Saturday, February 7, 2009

3 Good Things (hound edition)

From the AKC



Most hounds share the common ancestral trait of being used for hunting. Some use acute scenting powers to follow a trail. Others demonstrate a phenomenal gift of stamina as they relentlessly run down quarry. Beyond this, however, generalizations about hounds are hard to come by, since the Group encompasses quite a diverse lot. There are Pharaoh Hounds, Norwegian Elkhounds, Afghans and Beagles, among others. Some hounds share the distinct ability to produce a unique sound known as baying.

1. The Harrier




Developed in England to hunt hare in packs, Harriers must have all the attributes of a scenting pack hound. [They must appear] able to work tirelessly, no matter the terrain, for long periods. Running gear and scenting ability are particularly important features.

I love English (larger heads) and American (longer legs) Foxhounds. This is really a smaller version of the English Foxhound, and they look incredibly well built. I’d want one of these, but for that “baying” thing.

Rescue

2. Basenji



A poised, elegant hunting dog from Africa, the Basenji is smoothly muscular and moves with ease and agility. He is lightly built and possesses a wrinkled head and a high, curled tail. The Basenji is commonly known as the "barkless dog," but when excited, he makes a noise that sounds like a yodel.

I’ve met a Basenji and a Basenji mix. I find the yellow eyes a little disconcerting, but the dogs themselves seemed really happy, alert, inquisitive, and friendly, and still well behaved. While they aren’t barkless, they are not likely to bark under normal circumstances such as at the vacuum cleaner or dust bunnies (ironic, I know) as the Pug does.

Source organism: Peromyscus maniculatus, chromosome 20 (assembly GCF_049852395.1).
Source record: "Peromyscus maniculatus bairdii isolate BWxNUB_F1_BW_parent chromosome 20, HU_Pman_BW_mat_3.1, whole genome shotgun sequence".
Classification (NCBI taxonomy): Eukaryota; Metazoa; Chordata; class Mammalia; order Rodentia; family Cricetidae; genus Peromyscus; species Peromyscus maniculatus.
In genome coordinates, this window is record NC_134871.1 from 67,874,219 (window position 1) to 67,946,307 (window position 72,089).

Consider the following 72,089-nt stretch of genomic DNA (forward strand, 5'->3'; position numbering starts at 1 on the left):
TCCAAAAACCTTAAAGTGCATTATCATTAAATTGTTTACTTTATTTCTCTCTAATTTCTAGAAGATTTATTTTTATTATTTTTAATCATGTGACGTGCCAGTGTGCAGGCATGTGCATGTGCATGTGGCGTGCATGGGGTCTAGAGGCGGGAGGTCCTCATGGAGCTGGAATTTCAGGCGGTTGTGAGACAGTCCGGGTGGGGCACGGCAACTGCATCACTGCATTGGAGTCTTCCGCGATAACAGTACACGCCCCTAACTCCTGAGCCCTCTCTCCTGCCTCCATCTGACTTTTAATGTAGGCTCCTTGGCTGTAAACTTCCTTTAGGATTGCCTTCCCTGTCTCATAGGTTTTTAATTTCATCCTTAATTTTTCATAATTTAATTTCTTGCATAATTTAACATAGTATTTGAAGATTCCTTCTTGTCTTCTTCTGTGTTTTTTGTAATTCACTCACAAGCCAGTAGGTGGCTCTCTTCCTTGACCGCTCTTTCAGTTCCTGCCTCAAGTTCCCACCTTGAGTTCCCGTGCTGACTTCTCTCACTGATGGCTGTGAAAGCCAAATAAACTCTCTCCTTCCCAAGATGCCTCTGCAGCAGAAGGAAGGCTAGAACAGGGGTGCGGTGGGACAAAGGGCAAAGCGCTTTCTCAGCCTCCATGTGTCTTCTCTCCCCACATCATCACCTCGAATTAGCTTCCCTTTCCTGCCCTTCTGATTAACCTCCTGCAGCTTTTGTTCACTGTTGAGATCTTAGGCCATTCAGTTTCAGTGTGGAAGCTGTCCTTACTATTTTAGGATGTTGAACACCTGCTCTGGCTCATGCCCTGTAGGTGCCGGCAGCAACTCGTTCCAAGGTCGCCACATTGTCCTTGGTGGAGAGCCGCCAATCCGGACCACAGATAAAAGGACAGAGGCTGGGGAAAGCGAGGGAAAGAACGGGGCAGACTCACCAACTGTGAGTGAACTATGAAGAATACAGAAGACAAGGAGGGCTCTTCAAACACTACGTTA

Rescue

3. Pharaoh Hound

The Pharaoh Hound, one of the oldest domesticated dogs in recorded history, traces his lineage to roughly 3000 B. C. Fortunately, the history of Egyptian civilization was well documented and preserved through paintings and hieroglyphics. From these we learn that this unique dog was treasured for his great hunting ability and his affinity for close family relationships.

I chose this breed because I think its history is fascinating. True, it has the creepy yellow eyes thing going on, but it's beautiful.


"FROM THE TOMB OF ANTEFA II (approximately 2300 B.C.) This is the drawing from which the Pharaoh Hound Club of America, Inc. has created it's logo."

Rescue


Honorable Mention: Afghan Hound. I had one. She chewed through two couches. Still, I can’t deny the animal’s grace and beauty. They are really fun to watch as they glide around the ring.



Next up: The Toy Group


Why Dog Week?

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